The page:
So here it is: the return of West End theatre. But things are far from normal, with the action transported from an auditorium to a churchyard in Covent Garden, and just a handful of participants allowed in to watch. And rather than a blockbuster musical with all the bells and whistles, we have a forty-five minute one-women show, Dear Peter, written and performed by top fringe theatre talent Evangeline Dickson. But such is Dickson’s chameleonic ability, and such is the heartfelt bildungsroman that she puts it towards, that at no moment did it feel as though the action was lacking.
Dear Peter is a rumination on how our childhood self always lives on inside us, no matter how much we might outwardly change. As a child, protagonist Ash was a Peter Pan-obsessive, and has ever since confided in her “Dear Peter”, who is an imaginary friend able to offer comfort and support, as she grows and the social world she inhabits changes. The story runs the risk of being a little prosaic – about the trials and tribulations of growing up – but Ash faces enough intrigue and trauma to sustain the audience’s emotional interest.
At a time when so many people of Dickson/Ash’s age have found themselves unexpectedly living back at their parental homes, coming face to face with the habitat of their early years, this story of enduring childhood perhaps holds particular resonance at the moment. Dear Peter suggests that residue of childhood experience lives on in our consciousness, despite our attempts at emancipation. That is, until finally we really do “grow up” – and with the glaring expanse of adult life stretching out before us, all we want is to return to the innocence of what we had.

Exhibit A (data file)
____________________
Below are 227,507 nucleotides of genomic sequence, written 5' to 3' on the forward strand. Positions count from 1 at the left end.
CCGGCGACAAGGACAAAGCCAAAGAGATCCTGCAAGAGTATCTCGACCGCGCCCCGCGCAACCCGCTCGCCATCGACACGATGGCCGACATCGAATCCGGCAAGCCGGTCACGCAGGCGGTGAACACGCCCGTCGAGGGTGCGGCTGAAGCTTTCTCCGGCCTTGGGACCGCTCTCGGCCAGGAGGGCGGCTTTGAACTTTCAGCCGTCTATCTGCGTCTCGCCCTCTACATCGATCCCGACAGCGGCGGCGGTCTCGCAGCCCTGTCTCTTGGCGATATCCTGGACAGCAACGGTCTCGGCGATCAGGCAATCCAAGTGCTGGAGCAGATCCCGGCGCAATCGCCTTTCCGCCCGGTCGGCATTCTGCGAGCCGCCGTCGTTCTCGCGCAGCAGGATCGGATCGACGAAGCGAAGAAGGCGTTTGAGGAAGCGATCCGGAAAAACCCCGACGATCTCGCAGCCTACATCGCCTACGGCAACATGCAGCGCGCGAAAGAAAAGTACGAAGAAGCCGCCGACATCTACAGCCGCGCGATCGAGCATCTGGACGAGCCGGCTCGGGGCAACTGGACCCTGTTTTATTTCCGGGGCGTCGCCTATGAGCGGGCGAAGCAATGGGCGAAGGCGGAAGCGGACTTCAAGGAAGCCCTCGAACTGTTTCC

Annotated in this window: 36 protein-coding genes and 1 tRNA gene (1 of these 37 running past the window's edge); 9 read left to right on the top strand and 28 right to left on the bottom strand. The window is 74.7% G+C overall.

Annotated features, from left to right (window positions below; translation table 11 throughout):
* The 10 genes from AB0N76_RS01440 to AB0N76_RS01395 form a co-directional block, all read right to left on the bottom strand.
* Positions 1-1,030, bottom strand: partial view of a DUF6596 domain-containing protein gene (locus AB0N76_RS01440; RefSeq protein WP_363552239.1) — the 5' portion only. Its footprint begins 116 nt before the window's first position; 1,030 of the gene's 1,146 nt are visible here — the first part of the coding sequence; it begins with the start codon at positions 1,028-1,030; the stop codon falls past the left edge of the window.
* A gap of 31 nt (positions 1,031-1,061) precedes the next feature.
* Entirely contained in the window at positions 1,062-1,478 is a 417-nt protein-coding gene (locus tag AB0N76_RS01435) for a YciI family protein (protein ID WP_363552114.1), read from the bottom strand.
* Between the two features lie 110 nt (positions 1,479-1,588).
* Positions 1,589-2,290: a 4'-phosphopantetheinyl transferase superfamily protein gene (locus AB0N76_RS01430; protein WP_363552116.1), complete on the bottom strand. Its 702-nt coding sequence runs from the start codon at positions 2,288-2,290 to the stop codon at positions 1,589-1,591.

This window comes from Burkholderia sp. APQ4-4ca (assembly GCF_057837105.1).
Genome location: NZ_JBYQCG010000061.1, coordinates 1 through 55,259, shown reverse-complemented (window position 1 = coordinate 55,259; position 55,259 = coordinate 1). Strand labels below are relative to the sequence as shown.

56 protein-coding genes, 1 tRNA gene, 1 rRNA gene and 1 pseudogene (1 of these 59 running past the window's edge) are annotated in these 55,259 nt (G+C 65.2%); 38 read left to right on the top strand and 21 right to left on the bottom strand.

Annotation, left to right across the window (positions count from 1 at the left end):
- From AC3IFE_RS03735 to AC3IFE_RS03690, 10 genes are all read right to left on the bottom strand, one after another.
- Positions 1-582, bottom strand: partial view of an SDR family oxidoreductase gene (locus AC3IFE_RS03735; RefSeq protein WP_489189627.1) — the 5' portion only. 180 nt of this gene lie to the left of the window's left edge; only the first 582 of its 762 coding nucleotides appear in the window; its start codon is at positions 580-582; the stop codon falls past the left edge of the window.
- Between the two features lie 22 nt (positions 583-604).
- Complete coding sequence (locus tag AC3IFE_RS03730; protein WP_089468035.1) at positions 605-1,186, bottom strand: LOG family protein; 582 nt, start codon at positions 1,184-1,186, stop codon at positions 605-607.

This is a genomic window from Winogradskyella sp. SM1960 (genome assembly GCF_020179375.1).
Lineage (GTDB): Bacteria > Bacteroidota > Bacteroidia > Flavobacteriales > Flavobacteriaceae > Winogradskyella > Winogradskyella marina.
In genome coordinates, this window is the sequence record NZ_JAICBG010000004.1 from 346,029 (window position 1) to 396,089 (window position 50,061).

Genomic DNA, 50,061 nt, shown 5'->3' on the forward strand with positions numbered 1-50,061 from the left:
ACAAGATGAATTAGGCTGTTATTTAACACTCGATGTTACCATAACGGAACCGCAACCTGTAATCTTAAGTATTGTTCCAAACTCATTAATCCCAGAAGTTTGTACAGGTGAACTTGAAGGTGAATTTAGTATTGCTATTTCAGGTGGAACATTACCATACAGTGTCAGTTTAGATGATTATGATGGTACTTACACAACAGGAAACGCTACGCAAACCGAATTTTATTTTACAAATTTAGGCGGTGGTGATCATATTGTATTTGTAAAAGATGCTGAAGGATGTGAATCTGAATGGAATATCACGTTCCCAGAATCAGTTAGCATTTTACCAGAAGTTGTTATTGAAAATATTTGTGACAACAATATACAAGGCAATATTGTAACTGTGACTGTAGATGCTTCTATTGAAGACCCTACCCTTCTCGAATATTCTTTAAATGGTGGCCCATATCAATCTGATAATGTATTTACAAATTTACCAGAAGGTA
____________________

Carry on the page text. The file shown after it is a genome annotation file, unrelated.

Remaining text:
Dickson’s writing captures middle class rites of passage well – from heading into secondary school equipped with a “new Billabong rucksack” and the fraternal advice that “life begins in year 7”, to being twenty-three and feeling grown up with “a thousand plants” and a house that Dad only helps out “a bit” with the rent. And this is interlaced with the imaginative language of JM Barrie’s novel, with metaphorical discussions about flying and parallels drawn between people in Ash’s own life and pirates, mermaids and fairies. These occasionally stretch things to a point of cliche, with Ash repeatedly proclaiming at one point: “I’ve forgotten how to fly now I’m just a lost boy.” But Dickson’s earnestness with her material, seamlessly shifting between comedy and tragedy, means there is little time to fixate on such moments.
There is a real bravery to Dickson’s performance: coming out after so long locked away, performing in daylight under grey clouds that seemed ever about to burst into rainfall, and with such an intimate audience on whose faces you could see every laugh, cry or yawn. With so many actors still at home and without work, it is a privilege to see someone performing with such skill. Her lines echo around the buildings of Covent Garden, a beacon of life in a still-largely sleeping city.
Dear Peter played at St Paul’s Church Covent Garden on 14 and 15 August 2020. For more information and tickets, see the Iris Theatre website.